The Idea of a Christian College: A Reexamination for Today's University
Todd C. Ream
Cascade Books, 2013
174 pp., $22.00
Interview by John Wilson
The Idea of a Christian College, Reexamined
Todd Ream, professor of higher education at Taylor University and a research fellow with Baylor University's Institute for Studies of Religion, and Perry Glanzer, professor of educational foundations at Baylor University and also a research fellow at Baylor's ISR, have a new book out, The Idea of a Christian College: A Reexamination for Today's University (Cascade). It should be read by anyone with an interest in the state of Christian higher ed. I interviewed Todd and Perry about their book via email.
Why did you write this book now—and what's the conversation you're entering?
In many ways this book seeks to honor Art Holmes's legacy and the way he challenged our generation to think about the Christian college. His book The Idea of a Christian College (1975) was standard reading on many campuses and helped introduce students, staff, and faculty to the conversation about faith and learning and the implications of that conversation for the Christian college. However, a lot has changed since Art wrote this book.
To begin, many of those schools (as echoed in our subtitle) are now more aptly described as universities. As a result, they are growing in size, producing more research, and educating more graduate students. Such changes bring new challenges as well as new opportunities needing to be addressed.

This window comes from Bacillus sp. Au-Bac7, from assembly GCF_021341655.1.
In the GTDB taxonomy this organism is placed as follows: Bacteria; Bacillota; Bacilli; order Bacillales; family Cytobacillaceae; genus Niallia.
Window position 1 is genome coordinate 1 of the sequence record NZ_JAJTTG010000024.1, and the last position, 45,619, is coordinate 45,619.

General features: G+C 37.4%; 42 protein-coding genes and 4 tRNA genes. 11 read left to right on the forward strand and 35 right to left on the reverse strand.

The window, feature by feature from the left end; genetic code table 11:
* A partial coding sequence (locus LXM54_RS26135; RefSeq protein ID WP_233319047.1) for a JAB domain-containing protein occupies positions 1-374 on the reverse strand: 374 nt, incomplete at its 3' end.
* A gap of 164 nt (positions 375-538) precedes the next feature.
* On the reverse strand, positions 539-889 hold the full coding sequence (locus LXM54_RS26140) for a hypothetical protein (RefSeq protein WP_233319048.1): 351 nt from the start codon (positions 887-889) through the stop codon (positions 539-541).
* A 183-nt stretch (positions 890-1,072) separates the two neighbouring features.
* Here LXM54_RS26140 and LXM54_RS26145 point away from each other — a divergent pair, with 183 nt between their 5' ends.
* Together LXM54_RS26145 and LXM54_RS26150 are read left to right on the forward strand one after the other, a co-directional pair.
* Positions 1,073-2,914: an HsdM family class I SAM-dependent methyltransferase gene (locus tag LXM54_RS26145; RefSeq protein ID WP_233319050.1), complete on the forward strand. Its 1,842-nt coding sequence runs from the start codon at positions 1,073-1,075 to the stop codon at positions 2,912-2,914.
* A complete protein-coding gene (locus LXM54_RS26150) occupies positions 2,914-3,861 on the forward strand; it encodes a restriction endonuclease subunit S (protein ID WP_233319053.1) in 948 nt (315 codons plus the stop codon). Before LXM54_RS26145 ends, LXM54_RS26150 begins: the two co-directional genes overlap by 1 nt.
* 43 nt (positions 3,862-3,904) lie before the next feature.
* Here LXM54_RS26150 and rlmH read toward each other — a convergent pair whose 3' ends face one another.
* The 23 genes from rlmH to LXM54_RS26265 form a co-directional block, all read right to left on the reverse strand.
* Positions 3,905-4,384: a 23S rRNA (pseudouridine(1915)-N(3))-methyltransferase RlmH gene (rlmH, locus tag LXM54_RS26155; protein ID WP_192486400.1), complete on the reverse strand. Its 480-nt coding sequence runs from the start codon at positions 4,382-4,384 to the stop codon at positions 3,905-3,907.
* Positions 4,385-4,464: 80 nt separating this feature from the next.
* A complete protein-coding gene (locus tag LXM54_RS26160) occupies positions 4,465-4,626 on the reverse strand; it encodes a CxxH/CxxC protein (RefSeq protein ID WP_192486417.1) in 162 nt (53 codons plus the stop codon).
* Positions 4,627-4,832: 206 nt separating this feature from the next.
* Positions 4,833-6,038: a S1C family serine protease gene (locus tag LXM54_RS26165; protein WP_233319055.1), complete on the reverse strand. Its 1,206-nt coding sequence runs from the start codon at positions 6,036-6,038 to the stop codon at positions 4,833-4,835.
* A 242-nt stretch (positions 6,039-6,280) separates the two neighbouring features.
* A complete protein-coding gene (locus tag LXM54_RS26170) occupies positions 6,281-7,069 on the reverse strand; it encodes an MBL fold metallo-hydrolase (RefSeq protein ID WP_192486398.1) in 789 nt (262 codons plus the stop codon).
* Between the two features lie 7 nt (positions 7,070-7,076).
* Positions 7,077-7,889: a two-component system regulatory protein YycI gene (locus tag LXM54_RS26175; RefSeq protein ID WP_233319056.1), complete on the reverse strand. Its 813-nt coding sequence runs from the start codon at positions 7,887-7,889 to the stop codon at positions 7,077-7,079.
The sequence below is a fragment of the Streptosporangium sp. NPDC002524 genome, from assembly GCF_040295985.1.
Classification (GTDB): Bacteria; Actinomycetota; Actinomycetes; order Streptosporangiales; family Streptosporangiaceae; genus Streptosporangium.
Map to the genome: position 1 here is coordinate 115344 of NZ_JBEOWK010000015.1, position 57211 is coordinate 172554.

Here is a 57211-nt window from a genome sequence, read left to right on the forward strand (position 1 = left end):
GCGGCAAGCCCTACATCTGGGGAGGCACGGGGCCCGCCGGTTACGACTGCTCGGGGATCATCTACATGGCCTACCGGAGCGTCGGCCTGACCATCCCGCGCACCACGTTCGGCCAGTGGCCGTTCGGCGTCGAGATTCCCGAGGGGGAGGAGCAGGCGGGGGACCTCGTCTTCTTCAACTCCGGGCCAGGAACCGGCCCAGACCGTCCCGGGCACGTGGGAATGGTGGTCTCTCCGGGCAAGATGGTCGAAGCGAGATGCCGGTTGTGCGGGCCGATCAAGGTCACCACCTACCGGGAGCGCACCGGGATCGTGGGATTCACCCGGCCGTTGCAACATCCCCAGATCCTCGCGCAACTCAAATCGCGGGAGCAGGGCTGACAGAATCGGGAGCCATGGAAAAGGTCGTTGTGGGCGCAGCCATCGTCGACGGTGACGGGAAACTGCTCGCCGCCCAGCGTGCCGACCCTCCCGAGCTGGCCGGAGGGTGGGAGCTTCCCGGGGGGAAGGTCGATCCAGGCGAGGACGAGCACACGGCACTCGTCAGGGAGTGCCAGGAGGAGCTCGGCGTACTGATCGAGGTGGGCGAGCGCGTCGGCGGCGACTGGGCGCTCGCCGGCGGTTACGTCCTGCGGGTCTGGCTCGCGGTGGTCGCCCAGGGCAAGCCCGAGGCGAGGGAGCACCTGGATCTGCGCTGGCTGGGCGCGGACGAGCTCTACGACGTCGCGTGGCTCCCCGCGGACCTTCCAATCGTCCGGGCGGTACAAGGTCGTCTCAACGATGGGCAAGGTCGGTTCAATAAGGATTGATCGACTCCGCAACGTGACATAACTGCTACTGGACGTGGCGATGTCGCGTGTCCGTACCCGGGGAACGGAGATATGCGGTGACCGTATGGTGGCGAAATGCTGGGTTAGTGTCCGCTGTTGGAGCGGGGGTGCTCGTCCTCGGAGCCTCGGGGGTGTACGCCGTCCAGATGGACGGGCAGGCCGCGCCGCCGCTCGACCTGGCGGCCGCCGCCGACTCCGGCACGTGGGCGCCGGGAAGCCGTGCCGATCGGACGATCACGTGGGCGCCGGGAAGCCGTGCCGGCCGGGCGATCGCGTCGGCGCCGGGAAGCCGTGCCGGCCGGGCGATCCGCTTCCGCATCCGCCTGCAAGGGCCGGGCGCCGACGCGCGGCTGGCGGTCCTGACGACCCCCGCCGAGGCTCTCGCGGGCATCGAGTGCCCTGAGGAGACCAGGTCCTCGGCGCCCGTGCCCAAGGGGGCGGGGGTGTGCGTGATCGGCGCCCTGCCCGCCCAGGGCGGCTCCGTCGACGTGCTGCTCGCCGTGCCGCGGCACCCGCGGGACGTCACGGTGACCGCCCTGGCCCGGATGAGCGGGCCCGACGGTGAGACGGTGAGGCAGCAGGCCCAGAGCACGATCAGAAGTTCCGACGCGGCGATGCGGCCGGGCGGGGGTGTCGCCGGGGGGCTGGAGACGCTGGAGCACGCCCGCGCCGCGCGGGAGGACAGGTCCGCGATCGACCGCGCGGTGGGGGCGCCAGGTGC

We now also recognize some key aspects of Christian thinking and living needed to be added to how we view the Christian university. For example, if the Church is called to be the community that forms all sectors of our lives, this role has important implications for the Christian university. In addition, thanks to individuals writing in an area often referred to as philosophical and theological anthropology, we can engage in more sophisticated ways regarding what it means to be created in God's image and what that means for the mission of the Christian university.
We thus thought the time had come to reexamine the role that the Christian university now has as an agent of the Church, seeking to help all members of their community—whether they be students, staff, or faculty—fulfill their calling to bear God's image. We thus hope what we did was to simply extend what Art started and pass his challenge along to the next generation. In time, the students we serve will need to return to the key elements of Art's challenge and think anew about how it applies to the generation they are seeking to educate.
It's no secret that colleges and universities across the board face pressing challenges, many of which are shared by Christian institutions that also have distinctive concerns to deal with. In your judgment, what are a couple of significant challenges for Christian colleges and universities that are NOT widely recognized as such?